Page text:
The artistic path of the Japanese master  spreads over 35 years, from the latest period of silent cinema until 1962.  It’s the first time that I see ‘Flavor of Green Tea Over Rice‘ which belongs to the immediate post-war period in his career. Between 1947 and 1957 Ozu, back from the war and the army where he had spent seven years, made one film each year. A couple of them are considered among his masterpieces and among the best films ever made. It is not exactly the case with ’Flavor of Green Tea Over Rice‘ which has its flaws and shows signs of aging, but it’s still a remarkable movie from many points of view.

 

source https://www.imdb.com/title/tt0044982

source https://www.imdb.com/title/tt0044982

 

Ozu wrote the first script of the film in 1939 and tried to push it through the Japanese Army cinema unit he was working with, but could not adapt it to the requests of censorship in times of war. Released 13 years later it belongs to the series of movies in which the director catches the process of transition that the Japanese society, its people and its institutions went through during the years after the defeat of Japan and during the American occupation. The external landscape is much changed, normality of peaceful, even comfortable life seem to be back, we see no visible signs of the destruction brought by war, and there is only one scene in which the main hero meets with a former army comrade which does not look too traumatic, neither too different from similar scenes that would have been done in other countries after WWII. The changes are at the level of the basic components of the society. While at the work place the working methods and technology have embraced some Western characteristics, the hierarchy and the paternalistic approach continue to dominate the work relations. The family keeps the male-dominated structure, but under the surface there is a revolution under way in what concerns the role of women. Two generations are being presented in the story on screen. The elder one still tries to keep the appearances and cheats the old way. The younger one would not accept the old ways and traditions including the arrangements of marriages. The crisis of the family in the two generations under the pressure of changes around is the main topic of the film.

 

(video source SocraticTruths)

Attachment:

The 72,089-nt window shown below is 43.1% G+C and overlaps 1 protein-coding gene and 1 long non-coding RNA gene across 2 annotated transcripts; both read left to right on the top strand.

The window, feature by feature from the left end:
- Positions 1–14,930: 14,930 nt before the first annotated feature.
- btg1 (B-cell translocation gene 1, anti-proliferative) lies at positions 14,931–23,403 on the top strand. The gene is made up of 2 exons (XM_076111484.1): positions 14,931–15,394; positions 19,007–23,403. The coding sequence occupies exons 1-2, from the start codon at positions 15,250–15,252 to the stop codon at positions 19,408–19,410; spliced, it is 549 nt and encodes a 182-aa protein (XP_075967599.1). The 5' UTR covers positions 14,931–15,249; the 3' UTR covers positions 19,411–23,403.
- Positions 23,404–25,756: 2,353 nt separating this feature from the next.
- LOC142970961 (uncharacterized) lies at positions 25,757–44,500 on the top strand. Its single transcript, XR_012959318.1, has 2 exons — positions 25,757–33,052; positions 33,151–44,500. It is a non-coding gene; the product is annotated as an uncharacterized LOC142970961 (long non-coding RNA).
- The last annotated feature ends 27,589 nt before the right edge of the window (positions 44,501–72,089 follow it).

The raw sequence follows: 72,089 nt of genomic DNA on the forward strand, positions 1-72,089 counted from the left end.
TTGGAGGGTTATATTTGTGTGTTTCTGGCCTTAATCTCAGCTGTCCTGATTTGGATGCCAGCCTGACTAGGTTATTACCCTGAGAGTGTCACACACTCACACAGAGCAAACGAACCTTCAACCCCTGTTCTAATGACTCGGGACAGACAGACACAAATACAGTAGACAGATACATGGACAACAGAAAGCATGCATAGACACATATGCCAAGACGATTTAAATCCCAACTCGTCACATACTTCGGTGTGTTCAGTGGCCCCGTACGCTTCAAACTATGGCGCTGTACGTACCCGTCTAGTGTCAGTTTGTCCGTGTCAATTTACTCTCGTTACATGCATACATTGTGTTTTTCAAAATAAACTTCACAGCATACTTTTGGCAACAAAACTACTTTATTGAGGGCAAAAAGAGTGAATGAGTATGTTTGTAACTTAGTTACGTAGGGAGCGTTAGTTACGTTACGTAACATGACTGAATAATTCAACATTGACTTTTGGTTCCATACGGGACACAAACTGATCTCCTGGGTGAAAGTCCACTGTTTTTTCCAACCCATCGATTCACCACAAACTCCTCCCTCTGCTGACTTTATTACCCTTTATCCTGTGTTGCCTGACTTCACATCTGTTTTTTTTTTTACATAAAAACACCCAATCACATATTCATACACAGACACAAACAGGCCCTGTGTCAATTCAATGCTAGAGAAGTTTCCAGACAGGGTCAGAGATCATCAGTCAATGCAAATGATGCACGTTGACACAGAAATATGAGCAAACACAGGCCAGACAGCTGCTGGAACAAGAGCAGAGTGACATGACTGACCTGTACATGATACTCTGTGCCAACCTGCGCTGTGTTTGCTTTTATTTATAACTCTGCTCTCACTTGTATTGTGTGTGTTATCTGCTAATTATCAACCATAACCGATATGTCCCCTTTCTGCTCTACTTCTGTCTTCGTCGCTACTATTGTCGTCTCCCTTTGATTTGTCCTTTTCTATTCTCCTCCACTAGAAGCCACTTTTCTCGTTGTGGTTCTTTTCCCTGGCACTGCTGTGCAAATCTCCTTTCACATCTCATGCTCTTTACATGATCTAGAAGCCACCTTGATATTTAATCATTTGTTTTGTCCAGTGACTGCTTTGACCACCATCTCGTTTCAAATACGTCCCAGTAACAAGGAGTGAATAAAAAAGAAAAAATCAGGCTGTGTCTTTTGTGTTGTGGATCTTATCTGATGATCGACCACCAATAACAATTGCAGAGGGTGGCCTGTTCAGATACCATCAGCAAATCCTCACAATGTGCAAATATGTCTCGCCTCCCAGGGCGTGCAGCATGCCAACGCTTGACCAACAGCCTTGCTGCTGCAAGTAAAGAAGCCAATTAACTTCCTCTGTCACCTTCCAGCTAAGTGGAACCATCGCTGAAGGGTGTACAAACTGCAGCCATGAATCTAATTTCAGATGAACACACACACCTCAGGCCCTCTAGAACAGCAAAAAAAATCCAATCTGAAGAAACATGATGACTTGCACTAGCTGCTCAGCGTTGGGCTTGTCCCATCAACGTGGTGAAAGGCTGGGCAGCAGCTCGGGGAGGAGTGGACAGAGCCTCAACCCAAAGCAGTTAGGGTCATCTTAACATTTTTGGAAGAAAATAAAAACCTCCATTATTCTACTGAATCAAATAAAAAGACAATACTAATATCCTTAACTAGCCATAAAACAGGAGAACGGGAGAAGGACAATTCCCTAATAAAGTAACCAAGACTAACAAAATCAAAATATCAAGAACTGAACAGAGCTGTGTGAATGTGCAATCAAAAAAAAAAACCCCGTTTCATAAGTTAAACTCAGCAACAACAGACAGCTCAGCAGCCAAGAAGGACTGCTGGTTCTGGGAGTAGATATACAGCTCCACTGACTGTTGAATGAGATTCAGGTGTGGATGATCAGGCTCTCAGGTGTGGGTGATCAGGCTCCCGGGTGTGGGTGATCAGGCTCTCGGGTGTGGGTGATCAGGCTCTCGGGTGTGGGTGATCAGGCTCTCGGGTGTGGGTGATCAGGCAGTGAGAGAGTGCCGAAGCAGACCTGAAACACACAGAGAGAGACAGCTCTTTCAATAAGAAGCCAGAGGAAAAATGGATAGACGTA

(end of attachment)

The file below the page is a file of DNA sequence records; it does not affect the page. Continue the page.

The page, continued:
The style of Ozu’s story telling and film making is present and easily identifiable. Camera barely moves if at all, and each scene is a composition with the characters moving in elaborate sets which are a pleasure to enjoy visually. Much of the action takes place in the home of the mid-upper class heroes couple, and Ozu has no equal in filming inside the house with camera placed lower than most other directors locate it, in order to create the feeling of intimacy and the perspective of the inhabitants of the Japanese houses. His selection of actors includes in the role of the apparently dull hard-working husband whose hidden secrets and deep humanity is gradually revealed and  as the wife (I liked less her interpretation). The ending is a combination of a great idea with the main reason why this film partly fails. On one side the idea of the family reconciliation through traditional food (rice) and tea is bright, and Ozu opens here a path in the Japanese and Far East cinema that will be followed and will reach exceptional achievements in the works of other film makers many years and even decades later. Unfortunately, this beautiful and sensible scene is followed by a badly scripted dialog in which the wife explains to her friends the reasons of the reconciliation. The conclusion seems both very conventional and unjustifiable submissive from the feminine perspective, and the way it is being told is also surprisingly bad cinema for a film by Ozu. Luckily there is one more final scene, showing the younger couple, which opens the gate for the future and the feeling that transformation is on its way and is nothing but unstoppable. Even the fix camera perspective is abandoned in this final sequence. The continuation however, belongs to another movie.